History 150: The 'Blitz" of London
History 150: The 'Blitz" of London 150
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This 2 page Class Notes was uploaded by Rachel Rusnak on Monday April 18, 2016. The Class Notes belongs to 150 at Ball State University taught by Dr. Malone in Spring 2016. Since its upload, it has received 6 views. For similar materials see The West in the World in History at Ball State University.
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Date Created: 04/18/16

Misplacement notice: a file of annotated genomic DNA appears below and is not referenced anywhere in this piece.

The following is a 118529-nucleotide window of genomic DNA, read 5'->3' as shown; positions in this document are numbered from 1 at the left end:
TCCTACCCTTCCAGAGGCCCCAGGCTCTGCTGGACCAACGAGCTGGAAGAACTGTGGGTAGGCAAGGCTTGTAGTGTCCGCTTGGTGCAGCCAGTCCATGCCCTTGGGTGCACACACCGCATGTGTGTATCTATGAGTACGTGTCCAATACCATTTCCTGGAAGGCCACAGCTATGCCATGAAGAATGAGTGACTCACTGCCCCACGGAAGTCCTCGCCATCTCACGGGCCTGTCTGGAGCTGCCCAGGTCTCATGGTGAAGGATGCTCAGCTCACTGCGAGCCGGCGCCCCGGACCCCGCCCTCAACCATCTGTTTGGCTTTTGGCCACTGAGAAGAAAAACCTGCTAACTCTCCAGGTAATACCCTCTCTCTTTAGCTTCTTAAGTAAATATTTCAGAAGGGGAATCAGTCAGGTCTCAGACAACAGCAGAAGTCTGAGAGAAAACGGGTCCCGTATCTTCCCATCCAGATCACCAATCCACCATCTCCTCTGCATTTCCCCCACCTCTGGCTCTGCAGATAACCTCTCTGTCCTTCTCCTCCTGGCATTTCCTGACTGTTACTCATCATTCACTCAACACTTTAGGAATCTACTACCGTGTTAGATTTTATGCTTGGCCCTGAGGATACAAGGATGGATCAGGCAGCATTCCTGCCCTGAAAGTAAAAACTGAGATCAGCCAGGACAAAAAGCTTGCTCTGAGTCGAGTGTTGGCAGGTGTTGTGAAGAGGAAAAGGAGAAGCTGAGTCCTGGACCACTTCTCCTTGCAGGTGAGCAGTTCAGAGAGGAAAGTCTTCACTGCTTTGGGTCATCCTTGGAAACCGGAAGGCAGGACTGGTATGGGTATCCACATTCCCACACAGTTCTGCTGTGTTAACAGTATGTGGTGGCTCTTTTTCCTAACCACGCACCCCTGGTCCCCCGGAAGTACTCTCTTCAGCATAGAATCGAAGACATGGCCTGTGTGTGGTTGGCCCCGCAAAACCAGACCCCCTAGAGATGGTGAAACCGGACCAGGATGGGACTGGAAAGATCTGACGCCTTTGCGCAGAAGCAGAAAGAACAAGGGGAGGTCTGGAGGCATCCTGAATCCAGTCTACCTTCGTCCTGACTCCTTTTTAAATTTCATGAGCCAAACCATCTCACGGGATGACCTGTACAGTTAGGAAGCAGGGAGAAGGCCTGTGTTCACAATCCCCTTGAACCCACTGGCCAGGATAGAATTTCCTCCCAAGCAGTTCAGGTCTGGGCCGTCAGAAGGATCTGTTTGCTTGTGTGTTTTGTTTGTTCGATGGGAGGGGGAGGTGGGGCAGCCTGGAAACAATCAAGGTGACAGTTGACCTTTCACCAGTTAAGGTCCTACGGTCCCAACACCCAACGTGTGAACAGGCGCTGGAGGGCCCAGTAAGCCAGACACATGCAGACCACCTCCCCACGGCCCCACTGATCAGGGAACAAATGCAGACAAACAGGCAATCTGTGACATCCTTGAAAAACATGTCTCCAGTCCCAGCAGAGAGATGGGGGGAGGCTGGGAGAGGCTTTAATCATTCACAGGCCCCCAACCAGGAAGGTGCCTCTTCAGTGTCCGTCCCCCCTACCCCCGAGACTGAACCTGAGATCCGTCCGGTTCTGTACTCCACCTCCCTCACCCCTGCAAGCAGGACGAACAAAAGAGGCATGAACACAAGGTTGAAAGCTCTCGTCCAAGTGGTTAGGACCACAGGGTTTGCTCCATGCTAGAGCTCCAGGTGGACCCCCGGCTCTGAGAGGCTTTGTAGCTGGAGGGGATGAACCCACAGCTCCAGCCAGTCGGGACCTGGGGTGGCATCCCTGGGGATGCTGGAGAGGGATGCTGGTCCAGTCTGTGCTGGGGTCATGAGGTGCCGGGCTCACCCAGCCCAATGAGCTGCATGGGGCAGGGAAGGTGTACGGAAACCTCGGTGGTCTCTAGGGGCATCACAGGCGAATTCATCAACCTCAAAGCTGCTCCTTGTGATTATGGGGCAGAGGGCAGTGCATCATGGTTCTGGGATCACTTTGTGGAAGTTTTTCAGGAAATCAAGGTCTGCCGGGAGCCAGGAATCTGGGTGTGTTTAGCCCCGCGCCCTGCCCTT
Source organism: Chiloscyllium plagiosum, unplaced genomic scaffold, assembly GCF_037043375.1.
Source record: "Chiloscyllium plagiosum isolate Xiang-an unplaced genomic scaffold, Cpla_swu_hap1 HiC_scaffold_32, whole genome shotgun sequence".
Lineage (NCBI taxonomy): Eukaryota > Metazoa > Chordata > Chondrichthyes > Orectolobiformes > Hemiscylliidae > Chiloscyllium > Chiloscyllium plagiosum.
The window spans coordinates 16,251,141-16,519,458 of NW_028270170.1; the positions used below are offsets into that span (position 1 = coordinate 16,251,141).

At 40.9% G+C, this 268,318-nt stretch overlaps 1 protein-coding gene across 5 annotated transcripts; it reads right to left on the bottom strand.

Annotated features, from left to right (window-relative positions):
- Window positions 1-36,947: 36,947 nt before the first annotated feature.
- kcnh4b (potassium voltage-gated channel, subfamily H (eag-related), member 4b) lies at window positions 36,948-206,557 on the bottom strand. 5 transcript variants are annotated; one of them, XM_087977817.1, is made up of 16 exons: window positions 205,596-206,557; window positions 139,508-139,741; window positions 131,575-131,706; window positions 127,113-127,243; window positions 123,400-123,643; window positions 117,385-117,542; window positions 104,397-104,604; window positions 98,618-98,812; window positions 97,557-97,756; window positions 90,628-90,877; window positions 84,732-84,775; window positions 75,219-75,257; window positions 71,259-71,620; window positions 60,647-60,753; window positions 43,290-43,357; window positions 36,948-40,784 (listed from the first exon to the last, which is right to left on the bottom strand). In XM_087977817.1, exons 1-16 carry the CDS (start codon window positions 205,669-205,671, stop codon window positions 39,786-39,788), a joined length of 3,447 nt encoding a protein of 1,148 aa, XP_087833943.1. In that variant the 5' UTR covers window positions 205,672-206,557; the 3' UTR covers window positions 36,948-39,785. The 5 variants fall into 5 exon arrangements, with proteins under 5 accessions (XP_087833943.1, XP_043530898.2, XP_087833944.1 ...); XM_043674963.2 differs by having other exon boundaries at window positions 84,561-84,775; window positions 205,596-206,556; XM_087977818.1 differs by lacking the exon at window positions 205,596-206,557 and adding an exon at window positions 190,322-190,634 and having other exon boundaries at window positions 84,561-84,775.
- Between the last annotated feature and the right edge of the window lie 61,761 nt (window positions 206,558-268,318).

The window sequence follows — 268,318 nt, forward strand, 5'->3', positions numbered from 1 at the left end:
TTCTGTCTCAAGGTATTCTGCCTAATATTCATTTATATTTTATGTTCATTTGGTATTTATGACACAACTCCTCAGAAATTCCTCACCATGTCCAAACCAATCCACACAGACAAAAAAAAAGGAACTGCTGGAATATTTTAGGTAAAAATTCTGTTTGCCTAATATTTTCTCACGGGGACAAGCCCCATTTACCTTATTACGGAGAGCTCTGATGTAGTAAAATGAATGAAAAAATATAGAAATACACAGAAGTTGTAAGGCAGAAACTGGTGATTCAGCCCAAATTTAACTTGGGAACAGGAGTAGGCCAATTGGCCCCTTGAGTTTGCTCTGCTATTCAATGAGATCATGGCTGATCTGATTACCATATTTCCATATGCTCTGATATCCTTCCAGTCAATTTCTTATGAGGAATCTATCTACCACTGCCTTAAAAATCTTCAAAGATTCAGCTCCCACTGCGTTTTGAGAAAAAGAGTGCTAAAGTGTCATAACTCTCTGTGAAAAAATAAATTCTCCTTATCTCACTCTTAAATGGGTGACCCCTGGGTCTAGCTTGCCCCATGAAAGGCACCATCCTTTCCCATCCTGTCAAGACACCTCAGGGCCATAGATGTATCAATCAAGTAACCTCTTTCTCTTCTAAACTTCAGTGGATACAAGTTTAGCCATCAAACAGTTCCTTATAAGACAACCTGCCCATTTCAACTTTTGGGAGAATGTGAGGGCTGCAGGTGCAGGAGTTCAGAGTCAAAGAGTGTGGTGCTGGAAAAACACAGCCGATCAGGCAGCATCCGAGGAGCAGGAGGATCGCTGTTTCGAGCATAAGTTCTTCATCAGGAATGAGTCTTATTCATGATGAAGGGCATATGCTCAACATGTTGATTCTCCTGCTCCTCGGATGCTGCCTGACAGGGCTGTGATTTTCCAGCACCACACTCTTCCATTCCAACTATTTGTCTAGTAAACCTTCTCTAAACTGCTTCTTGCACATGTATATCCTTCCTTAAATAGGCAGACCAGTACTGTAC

4/18/16: The Blitz of London The ‘Blitz’ of London. ***test questions*** September 7, 1940—The ‘Blitz’ of London began in the East End of London. o The East End of London was the center for all shipment and storage of materials. o Hundreds of German planes filled the sky, London was bombed for a further 56 nights in a row. Hitler believed the people would panic and convince their government to surrender to him. 430 people killed. 1,600 people were seriously injured. 1,000s made homeless. o ¼ million people were homeless after the first six weeks of the ‘Blitz’. o 1.5 million homeless by May 1941. Sporadic bombing continued through May 1941. o Continued for 12 hours. Physical destruction—notable landmarks damaged. Tower of London. House of Commons. The British Library. The iconic image: St. Paul’s Cathedral—December 29, 1940 raid. o “The miracle at St. Paul’s.” o Suggested that London is being damaged but it is still standing. Gas supplies, water pipes, electricity lines were all damaged. o How did people cope during the ‘Blitz’? Account by Barbara Nixon (extract in this file). They formed groups and found shelters to go to. Life is still going on despite the bombings. People think they will be safer underground. Attracted attention from the government. Sheltering in the London Underground. Expanded bathroom facilities. Erected bunk beds to sleep more comfortably. Special refreshment cars traveled from station to station. Sent entertainment. Edward R. Murrow (extract). Business carried on as usual. People adapted to their surroundings. Spent the night underground and adapted to life above ground. Casualties—c. 20,000 Londoners were killed. 1 4/18/16: The Blitz of London Far less had been killed than expected. The Eastern Front: The Invasion of the Soviet Union. June 22, 1941—Hitler launched Operation Barbarossa. o The invasion of the Soviet Union. Hitler never intended to abide by the pact he signed. Thought there would be more living space for Germany if they invaded the Soviet Union. Expected a quick defeat. 4 million men. 3,300 tanks. 5,000 aircrafts. Advanced along a 1,800 mile front. September 1941: Germans acquired 900,000 miles of territory in the Soviet Union. Has still not yet defeated the Soviet forces. “General Winter”. o Daytime rarely rose much above 13 degrees. o Nighttime fell as low as 40 degrees. One night reached 76 degrees, o Men literally froze their asses off. 2
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